I understand your frustration; a status conference is designed to determine what issues, if any, remain, so that the court can determine if a trial will be necessary.
If all issues have been resolved, then typically the parties will submit a signed marital settlement agreement along with the request for entry of judgment of dissolution and other legal documents to finalize the divorce.
There is a statutory 6 month waiting period from the time of filing the petition for divorce, to when the divorce decree (judgment) can be entered. If there are still issues, one can apply for "bifurcation" which allows the judge to declare the parties divorced, and then after that they can resolve any outstanding issues (ie property, child support, etc).
If there are no other issues to resolve, the standard step is to request a final judgment.
That form is here:
Here is a checklist of items needed:
So basically the party can go to the status conference and lay out all the issues and how they were resolved; if there is a marital settlement agreement that can also be brought. Each county has their own form for the status conference-for example please see:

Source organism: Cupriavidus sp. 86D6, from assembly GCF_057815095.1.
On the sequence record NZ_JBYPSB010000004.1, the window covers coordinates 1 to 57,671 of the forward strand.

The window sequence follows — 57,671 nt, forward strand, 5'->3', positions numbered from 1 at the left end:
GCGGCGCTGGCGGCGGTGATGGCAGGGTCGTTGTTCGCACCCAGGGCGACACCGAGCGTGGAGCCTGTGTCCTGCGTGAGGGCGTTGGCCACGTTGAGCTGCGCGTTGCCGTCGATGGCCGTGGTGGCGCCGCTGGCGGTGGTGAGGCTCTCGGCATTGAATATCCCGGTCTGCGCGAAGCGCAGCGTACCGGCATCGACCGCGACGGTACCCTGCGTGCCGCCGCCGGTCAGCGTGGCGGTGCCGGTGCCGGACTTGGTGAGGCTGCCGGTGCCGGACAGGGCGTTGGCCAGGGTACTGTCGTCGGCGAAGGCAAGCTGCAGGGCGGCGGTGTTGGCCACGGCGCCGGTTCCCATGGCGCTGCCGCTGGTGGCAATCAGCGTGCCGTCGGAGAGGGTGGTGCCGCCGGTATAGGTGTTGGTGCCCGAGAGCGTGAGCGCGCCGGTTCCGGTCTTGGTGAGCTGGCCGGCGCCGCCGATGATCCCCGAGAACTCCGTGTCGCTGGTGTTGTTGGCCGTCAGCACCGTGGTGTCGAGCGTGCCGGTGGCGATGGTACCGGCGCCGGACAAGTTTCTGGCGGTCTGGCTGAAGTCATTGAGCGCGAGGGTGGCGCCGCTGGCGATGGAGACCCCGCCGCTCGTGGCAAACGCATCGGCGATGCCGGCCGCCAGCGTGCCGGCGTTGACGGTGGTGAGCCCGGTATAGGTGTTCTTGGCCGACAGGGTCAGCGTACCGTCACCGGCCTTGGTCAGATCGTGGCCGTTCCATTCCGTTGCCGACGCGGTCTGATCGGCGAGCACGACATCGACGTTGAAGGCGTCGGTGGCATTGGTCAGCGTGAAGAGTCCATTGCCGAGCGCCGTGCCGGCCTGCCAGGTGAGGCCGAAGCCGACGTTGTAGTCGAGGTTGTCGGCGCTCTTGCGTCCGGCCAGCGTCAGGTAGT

If all necessary paper are filed and the parties are in agreement, the court clerk can be contacted and they may take the status conference off calendar since there would technically be no need for it if there is not going to be a hearing, since there would be no dispute. This explains status conferences:
The judge will normally sign off on it when it is presented but this varies by the particular judge.
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Information provided is for educational purposes only. Consultation with a personal attorney is always recommended so your particular facts may be considered. Thank you and take care.